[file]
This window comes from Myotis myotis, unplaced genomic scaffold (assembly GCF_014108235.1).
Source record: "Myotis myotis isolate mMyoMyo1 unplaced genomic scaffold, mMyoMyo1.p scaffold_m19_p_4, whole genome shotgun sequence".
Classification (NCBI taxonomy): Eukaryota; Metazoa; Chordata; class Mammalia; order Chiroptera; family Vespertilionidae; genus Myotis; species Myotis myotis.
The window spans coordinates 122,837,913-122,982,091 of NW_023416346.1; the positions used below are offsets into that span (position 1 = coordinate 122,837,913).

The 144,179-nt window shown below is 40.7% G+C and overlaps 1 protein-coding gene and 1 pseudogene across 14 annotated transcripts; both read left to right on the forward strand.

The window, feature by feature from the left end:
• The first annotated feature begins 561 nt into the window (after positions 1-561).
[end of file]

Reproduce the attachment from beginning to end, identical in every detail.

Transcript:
This window comes from Myotis myotis, unplaced genomic scaffold (assembly GCF_014108235.1).
Source record: "Myotis myotis isolate mMyoMyo1 unplaced genomic scaffold, mMyoMyo1.p scaffold_m19_p_4, whole genome shotgun sequence".
Classification (NCBI taxonomy): Eukaryota; Metazoa; Chordata; class Mammalia; order Chiroptera; family Vespertilionidae; genus Myotis; species Myotis myotis.
The window spans coordinates 122,837,913-122,982,091 of NW_023416346.1; the positions used below are offsets into that span (position 1 = coordinate 122,837,913).

The 144,179-nt window shown below is 40.7% G+C and overlaps 1 protein-coding gene and 1 pseudogene across 14 annotated transcripts; both read left to right on the forward strand.

The window, feature by feature from the left end:
• The first annotated feature begins 561 nt into the window (after positions 1-561).